In sum, there are multiple ways in which informational interactions could reinforce the self-sustainment and reproduction of an ACS. I have revised only a few of them, those which have stronger experimental support. One could imagine other types of physicochemical interaction that match the proposed chemosemiotic scheme. In any case, the important conclusion from the suggested model is that chemical evolution can be conceived as a process of matter complexification with intermediate stages, where the gradually increasing degree of functional order is preserved through physicochemical interactions with a semiotic character. This semiotic nature is possible in populations of self-maintaining, compartmentalized molecular networks that present organizational closure, even if they do not possess a digital molecular platform to code information. It is not known how simple or difficult it might have been to establish such kind of systems on prebiotic Earth, but the most recent developments in prebiotic systems chemistry seem to indicate that very simple molecules can perform the basic functionalities required for an ACS to be viable (Table 1). There are also plenty of mechanisms by which these components can engage in complex non-linear dynamics (Table 2).
The power of this chemosemiotic theory would not be evident, however, if it cannot be confronted with experimental and computational protocell models, using it to explain or even predict their persistence in different scenarios. The idea is that for any kind of protocell, no matter how simple or complex is (e.g., a membrane vesicle that contains an autocatalytic macromolecule or an autocatalytic cycle, an autocatalytic network where one of the components forms vesicles or coacervates, a self-reproducing vesicle, a self-reproducing vesicle with membrane peptides that modulate permeability, or more complex alternatives), it would in principle be possible to study the extent by which the involved physicochemical interactions contribute to the protocell performance. This implies evaluating both thermodynamic and dynamic kinetic stability [9], which for the first example would be affected by confinement effects into the efficiency of the autocatalytic process and stability changes induced in the vesicle by the autocatalyst, among others. Interestingly, using non-equilibrium statistical physics to analyze semantic information from a thermodynamic point of view, Kolchinsky and Wolper have developed a computational approach to evaluate the content of semantic information in different physical systems [67]. This kind of computation could lead to practical analysis and comparison of chemosemiotic models, correlating persistence in different conditions as a function of currently vague concepts such as “value of information”, “semantic content”, and “agency”. The results of such analyses will certainly help guiding protocell research.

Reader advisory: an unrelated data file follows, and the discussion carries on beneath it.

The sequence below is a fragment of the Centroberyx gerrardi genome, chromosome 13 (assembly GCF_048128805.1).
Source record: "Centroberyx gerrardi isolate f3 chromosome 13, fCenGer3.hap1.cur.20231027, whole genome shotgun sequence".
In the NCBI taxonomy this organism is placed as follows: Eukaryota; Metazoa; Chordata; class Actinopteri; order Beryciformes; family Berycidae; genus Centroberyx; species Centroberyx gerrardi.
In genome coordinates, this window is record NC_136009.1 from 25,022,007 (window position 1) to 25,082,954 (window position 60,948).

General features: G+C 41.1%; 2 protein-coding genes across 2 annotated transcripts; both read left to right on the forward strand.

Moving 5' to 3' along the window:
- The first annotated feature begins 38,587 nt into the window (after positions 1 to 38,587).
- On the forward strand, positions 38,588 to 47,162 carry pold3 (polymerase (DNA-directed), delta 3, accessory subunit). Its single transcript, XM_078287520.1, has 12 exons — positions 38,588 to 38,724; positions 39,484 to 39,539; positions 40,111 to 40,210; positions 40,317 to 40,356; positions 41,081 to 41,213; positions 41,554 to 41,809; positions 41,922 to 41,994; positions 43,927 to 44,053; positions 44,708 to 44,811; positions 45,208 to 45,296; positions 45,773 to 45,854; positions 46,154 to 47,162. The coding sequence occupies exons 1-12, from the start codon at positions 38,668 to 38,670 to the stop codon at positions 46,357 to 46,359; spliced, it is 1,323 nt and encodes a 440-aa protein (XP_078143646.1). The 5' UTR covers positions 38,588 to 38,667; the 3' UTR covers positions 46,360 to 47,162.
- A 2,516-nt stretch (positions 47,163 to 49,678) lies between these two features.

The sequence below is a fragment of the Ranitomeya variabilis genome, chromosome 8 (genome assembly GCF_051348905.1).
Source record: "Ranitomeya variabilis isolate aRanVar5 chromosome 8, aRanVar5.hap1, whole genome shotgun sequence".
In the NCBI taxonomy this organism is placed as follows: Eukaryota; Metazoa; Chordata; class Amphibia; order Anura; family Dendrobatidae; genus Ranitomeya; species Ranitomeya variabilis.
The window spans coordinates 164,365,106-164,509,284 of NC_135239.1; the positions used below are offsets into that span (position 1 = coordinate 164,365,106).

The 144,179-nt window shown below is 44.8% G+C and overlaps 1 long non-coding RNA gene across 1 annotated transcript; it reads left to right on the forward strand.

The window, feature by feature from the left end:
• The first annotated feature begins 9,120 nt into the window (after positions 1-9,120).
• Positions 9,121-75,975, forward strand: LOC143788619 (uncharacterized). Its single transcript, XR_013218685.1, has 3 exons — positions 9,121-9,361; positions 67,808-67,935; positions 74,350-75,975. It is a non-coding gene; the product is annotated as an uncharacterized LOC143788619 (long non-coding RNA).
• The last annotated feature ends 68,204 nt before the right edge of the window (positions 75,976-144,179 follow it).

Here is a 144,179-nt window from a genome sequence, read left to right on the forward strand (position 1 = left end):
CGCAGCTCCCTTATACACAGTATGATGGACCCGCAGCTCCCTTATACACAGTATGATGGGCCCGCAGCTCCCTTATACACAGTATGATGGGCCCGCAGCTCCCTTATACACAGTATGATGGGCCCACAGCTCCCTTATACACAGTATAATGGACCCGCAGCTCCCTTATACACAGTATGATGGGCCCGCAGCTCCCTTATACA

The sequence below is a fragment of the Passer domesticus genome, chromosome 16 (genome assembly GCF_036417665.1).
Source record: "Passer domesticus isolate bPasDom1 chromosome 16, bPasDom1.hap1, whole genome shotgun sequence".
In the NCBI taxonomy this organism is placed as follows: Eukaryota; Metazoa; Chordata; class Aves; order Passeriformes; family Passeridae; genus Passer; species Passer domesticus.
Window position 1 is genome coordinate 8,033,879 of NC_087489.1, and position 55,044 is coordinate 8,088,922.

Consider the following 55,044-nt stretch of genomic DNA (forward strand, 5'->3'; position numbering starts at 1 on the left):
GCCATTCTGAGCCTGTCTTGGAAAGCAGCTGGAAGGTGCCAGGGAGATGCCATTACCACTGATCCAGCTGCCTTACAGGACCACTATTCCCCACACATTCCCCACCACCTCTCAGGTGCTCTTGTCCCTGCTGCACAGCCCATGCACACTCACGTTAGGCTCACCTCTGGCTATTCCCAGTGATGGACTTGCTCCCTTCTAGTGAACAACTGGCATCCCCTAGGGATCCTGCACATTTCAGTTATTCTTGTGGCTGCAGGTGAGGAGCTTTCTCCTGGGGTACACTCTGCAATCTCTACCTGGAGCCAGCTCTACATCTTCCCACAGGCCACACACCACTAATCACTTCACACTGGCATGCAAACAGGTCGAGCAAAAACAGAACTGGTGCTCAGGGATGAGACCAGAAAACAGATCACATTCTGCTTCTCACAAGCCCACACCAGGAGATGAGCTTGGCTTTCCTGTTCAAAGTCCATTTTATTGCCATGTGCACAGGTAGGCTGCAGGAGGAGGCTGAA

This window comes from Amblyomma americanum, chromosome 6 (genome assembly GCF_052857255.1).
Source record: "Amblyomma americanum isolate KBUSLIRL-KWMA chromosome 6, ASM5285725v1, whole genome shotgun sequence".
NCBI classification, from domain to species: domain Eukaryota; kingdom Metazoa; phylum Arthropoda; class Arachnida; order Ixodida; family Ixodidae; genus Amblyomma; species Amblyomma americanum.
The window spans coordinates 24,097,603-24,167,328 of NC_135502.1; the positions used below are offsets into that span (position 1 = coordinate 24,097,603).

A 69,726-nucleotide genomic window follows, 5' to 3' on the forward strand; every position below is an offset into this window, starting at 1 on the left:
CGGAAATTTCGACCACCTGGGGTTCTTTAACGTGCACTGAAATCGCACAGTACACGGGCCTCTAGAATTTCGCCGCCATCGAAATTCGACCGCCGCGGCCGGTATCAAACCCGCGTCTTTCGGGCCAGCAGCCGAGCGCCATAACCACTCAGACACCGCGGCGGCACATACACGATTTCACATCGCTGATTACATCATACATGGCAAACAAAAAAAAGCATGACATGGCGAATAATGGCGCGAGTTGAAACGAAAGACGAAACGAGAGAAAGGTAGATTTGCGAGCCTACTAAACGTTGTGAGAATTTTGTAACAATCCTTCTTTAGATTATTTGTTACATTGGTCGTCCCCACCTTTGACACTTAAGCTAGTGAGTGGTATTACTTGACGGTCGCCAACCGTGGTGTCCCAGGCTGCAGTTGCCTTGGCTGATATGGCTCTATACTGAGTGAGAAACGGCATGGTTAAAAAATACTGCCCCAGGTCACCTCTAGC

From a more conceptual perspective, it is important to note that the notion of chemosemiosis partly derives from inspection of the main features of information processing in living systems. Biosemiotics has already pointed out the semiotic nature of biological information and the historical character of information-driven evolution. In particular, the space of possible configurations of a species is vastly larger than its actual state, precluding evolution to fall into a state of statistical probability, which rules out its being dictated by deterministic laws [68]. Thus, if the characteristic organizational complexity of life is not the inevitable consequence of predictable lawfulness, other principles must be involved in its emergence. The principle of natural selection helps to explain the wide adaptability of biological organisms [69], but it says nothing about their origin. The concept of aboutness, coined by Clayton and Kauffman [70], accounts for the never-ending chain of correlations between living systems and their conditions of life, but it again refers to systems that reproduce with heritable information, which implies a great level of chemical complexity that cannot be taken for granted when discussing prebiotic stages of the pathway to life. Thus, something is missing in the current picture of life abiogenesis. The theoretical framework outlined here is devoted to decipher such a missing link that exists between chemistry and biology, which requires connecting the dynamics of chemical interaction patterns with the dynamics of signification. Proposing that the physicochemical processes constituting ACSs present a semiotic character can also help to unify the two dominant views of chemical evolution, seen as either a natural process of self-organization [71] or as a relational-constructive problem [21]. With the aim to make both views more coherent, I strongly argue that information processing should be placed at a central position in any effort to explain chemical evolution, not only in late stages but right from the simplest building blocks, which are not able to code information in a genetic manner but can functionally engage in ACSs.